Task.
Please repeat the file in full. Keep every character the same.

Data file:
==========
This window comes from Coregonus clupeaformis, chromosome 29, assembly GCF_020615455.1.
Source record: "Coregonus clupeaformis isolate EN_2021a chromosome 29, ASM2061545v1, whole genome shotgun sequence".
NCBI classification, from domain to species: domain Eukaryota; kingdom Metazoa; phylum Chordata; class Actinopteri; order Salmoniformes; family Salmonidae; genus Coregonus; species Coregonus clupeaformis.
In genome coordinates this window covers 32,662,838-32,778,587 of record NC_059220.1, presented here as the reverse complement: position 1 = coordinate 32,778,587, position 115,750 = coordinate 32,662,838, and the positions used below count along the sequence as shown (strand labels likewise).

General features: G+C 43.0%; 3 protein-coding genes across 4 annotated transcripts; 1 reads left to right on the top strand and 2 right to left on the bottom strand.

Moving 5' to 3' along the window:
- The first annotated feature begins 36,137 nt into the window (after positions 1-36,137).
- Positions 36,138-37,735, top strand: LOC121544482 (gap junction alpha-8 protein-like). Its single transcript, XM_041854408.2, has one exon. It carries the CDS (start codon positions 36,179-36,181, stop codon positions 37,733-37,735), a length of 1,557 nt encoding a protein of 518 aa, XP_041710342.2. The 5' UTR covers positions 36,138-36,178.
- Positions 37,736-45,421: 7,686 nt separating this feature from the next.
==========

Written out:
This window comes from Coregonus clupeaformis, chromosome 29, assembly GCF_020615455.1.
Source record: "Coregonus clupeaformis isolate EN_2021a chromosome 29, ASM2061545v1, whole genome shotgun sequence".
NCBI classification, from domain to species: domain Eukaryota; kingdom Metazoa; phylum Chordata; class Actinopteri; order Salmoniformes; family Salmonidae; genus Coregonus; species Coregonus clupeaformis.
In genome coordinates this window covers 32,662,838-32,778,587 of record NC_059220.1, presented here as the reverse complement: position 1 = coordinate 32,778,587, position 115,750 = coordinate 32,662,838, and the positions used below count along the sequence as shown (strand labels likewise).

General features: G+C 43.0%; 3 protein-coding genes across 4 annotated transcripts; 1 reads left to right on the top strand and 2 right to left on the bottom strand.

Moving 5' to 3' along the window:
- The first annotated feature begins 36,137 nt into the window (after positions 1-36,137).
- Positions 36,138-37,735, top strand: LOC121544482 (gap junction alpha-8 protein-like). Its single transcript, XM_041854408.2, has one exon. It carries the CDS (start codon positions 36,179-36,181, stop codon positions 37,733-37,735), a length of 1,557 nt encoding a protein of 518 aa, XP_041710342.2. The 5' UTR covers positions 36,138-36,178.
- Positions 37,736-45,421: 7,686 nt separating this feature from the next.